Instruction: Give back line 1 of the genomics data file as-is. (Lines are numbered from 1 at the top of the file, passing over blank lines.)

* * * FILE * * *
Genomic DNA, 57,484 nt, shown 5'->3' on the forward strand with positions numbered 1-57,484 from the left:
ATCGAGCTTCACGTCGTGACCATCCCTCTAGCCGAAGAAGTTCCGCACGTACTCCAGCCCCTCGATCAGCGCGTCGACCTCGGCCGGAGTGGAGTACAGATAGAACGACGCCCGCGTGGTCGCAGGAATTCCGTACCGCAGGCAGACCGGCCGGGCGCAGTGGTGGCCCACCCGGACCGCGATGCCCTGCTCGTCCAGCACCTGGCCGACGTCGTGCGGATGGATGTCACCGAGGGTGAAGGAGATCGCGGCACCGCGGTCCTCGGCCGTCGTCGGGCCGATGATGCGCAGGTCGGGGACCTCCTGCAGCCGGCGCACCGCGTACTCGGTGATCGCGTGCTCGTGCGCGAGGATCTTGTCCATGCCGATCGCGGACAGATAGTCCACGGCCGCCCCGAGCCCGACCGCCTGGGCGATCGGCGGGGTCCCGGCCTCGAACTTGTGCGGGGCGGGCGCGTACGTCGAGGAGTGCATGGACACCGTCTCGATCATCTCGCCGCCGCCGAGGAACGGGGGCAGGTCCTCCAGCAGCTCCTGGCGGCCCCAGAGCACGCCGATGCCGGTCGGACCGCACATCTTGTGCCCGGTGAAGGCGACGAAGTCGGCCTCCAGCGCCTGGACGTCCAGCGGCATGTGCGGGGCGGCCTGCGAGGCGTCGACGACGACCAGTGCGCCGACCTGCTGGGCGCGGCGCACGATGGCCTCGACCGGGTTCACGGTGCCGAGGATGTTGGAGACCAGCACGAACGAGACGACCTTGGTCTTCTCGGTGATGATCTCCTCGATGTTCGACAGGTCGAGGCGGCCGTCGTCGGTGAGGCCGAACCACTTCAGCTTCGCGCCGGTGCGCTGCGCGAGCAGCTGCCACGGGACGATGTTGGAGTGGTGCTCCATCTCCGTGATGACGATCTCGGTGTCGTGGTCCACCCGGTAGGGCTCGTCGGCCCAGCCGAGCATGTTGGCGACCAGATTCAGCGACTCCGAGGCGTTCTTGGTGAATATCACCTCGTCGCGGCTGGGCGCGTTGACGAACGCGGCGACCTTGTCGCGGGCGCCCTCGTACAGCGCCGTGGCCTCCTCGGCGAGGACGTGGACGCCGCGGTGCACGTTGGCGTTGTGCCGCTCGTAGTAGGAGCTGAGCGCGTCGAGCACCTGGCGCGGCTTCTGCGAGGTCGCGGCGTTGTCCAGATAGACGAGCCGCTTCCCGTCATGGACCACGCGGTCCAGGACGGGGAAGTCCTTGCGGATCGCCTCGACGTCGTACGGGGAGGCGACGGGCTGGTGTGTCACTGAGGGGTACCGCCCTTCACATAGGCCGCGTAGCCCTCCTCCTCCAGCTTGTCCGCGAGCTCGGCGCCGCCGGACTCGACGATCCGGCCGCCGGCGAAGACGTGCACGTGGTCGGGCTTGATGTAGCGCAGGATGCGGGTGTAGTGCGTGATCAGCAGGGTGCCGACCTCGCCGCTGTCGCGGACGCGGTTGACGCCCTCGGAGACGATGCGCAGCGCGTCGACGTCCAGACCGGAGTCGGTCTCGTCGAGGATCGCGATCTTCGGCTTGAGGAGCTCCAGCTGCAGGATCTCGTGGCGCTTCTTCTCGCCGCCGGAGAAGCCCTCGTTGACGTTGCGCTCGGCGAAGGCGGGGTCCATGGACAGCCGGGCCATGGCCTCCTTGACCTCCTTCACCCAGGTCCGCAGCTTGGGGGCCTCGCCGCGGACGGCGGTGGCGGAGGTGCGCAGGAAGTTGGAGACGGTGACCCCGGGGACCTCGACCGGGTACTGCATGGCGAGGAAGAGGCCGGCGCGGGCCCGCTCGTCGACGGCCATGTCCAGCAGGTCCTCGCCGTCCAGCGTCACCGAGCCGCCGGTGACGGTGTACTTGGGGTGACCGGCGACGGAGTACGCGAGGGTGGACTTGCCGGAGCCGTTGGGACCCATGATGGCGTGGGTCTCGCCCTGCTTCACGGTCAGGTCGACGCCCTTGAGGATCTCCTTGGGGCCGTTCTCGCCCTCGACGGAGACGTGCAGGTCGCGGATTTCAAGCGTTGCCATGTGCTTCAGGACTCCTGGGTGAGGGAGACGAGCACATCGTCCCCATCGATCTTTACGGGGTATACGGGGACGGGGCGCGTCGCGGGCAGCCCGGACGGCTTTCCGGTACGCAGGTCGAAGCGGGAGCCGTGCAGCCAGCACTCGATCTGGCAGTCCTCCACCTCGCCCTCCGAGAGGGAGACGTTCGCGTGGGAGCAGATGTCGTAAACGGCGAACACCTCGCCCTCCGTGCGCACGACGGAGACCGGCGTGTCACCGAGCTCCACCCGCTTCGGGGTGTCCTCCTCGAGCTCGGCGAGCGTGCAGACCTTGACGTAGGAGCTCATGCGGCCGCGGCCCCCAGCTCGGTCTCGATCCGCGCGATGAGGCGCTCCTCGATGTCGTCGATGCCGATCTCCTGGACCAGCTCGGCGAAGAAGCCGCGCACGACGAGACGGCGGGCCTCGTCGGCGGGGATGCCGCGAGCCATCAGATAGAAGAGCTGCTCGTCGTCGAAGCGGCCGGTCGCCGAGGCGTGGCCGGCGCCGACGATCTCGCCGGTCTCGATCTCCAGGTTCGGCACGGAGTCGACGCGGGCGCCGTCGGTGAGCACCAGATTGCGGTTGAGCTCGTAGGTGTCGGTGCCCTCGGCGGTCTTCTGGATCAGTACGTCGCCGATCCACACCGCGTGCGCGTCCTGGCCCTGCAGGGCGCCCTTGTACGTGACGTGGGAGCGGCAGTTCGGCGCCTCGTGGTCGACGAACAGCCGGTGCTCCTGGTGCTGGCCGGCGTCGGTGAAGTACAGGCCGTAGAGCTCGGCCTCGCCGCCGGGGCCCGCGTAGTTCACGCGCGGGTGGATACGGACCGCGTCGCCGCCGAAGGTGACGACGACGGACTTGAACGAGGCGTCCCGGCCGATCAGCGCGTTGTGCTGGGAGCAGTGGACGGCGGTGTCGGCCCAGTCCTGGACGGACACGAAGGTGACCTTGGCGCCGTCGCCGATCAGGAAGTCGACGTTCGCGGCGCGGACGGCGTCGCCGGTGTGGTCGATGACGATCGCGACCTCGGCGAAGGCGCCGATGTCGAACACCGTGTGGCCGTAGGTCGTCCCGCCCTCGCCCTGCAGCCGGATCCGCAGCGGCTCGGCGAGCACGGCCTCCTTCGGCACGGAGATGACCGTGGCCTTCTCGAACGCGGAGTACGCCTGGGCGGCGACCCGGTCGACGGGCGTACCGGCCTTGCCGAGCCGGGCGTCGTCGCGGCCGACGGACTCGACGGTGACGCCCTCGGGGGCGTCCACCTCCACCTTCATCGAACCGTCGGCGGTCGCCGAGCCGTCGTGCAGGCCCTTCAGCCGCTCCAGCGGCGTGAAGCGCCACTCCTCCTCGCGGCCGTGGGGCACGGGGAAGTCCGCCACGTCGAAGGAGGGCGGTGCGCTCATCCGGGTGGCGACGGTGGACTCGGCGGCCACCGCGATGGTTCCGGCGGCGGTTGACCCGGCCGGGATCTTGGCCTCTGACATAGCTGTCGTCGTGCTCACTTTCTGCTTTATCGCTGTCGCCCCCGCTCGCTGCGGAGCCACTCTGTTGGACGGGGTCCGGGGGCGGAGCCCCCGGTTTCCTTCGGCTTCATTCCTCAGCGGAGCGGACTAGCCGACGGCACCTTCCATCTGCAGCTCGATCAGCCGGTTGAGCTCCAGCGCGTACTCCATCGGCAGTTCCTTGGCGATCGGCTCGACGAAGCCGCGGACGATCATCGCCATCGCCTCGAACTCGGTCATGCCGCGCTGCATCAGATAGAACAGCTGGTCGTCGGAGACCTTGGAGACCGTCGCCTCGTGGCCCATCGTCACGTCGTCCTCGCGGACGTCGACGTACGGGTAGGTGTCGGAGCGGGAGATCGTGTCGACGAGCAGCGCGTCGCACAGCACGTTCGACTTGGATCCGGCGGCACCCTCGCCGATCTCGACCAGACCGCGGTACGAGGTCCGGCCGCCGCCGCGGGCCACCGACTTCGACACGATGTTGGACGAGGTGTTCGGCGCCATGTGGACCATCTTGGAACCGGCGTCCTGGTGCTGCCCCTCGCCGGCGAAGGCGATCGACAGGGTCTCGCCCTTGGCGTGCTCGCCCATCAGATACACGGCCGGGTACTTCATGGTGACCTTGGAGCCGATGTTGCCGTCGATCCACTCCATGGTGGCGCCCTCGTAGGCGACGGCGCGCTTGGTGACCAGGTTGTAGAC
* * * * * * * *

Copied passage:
Genomic DNA, 57,484 nt, shown 5'->3' on the forward strand with positions numbered 1-57,484 from the left: